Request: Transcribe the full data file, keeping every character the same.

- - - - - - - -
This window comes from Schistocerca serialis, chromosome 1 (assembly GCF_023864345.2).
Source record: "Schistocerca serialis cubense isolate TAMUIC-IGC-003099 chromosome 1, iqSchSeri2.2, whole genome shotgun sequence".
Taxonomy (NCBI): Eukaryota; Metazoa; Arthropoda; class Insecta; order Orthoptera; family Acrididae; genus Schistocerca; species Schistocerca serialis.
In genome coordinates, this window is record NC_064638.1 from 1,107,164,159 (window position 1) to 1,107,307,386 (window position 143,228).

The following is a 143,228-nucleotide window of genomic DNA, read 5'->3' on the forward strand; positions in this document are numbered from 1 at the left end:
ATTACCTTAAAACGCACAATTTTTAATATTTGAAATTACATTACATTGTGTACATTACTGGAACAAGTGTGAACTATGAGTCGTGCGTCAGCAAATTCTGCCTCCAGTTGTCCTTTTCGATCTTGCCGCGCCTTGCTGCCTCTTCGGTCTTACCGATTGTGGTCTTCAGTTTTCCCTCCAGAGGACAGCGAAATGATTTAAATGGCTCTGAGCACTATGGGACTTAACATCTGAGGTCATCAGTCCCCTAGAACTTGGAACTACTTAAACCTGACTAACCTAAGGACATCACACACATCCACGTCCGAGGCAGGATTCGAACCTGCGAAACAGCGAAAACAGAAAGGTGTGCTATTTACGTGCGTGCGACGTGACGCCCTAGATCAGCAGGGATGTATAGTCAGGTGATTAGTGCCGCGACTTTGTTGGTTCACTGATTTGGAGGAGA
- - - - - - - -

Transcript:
This window comes from Schistocerca serialis, chromosome 1 (assembly GCF_023864345.2).
Source record: "Schistocerca serialis cubense isolate TAMUIC-IGC-003099 chromosome 1, iqSchSeri2.2, whole genome shotgun sequence".
Taxonomy (NCBI): Eukaryota; Metazoa; Arthropoda; class Insecta; order Orthoptera; family Acrididae; genus Schistocerca; species Schistocerca serialis.
In genome coordinates, this window is record NC_064638.1 from 1,107,164,159 (window position 1) to 1,107,307,386 (window position 143,228).

The following is a 143,228-nucleotide window of genomic DNA, read 5'->3' on the forward strand; positions in this document are numbered from 1 at the left end:
ATTACCTTAAAACGCACAATTTTTAATATTTGAAATTACATTACATTGTGTACATTACTGGAACAAGTGTGAACTATGAGTCGTGCGTCAGCAAATTCTGCCTCCAGTTGTCCTTTTCGATCTTGCCGCGCCTTGCTGCCTCTTCGGTCTTACCGATTGTGGTCTTCAGTTTTCCCTCCAGAGGACAGCGAAATGATTTAAATGGCTCTGAGCACTATGGGACTTAACATCTGAGGTCATCAGTCCCCTAGAACTTGGAACTACTTAAACCTGACTAACCTAAGGACATCACACACATCCACGTCCGAGGCAGGATTCGAACCTGCGAAACAGCGAAAACAGAAAGGTGTGCTATTTACGTGCGTGCGACGTGACGCCCTAGATCAGCAGGGATGTATAGTCAGGTGATTAGTGCCGCGACTTTGTTGGTTCACTGATTTGGAGGAGA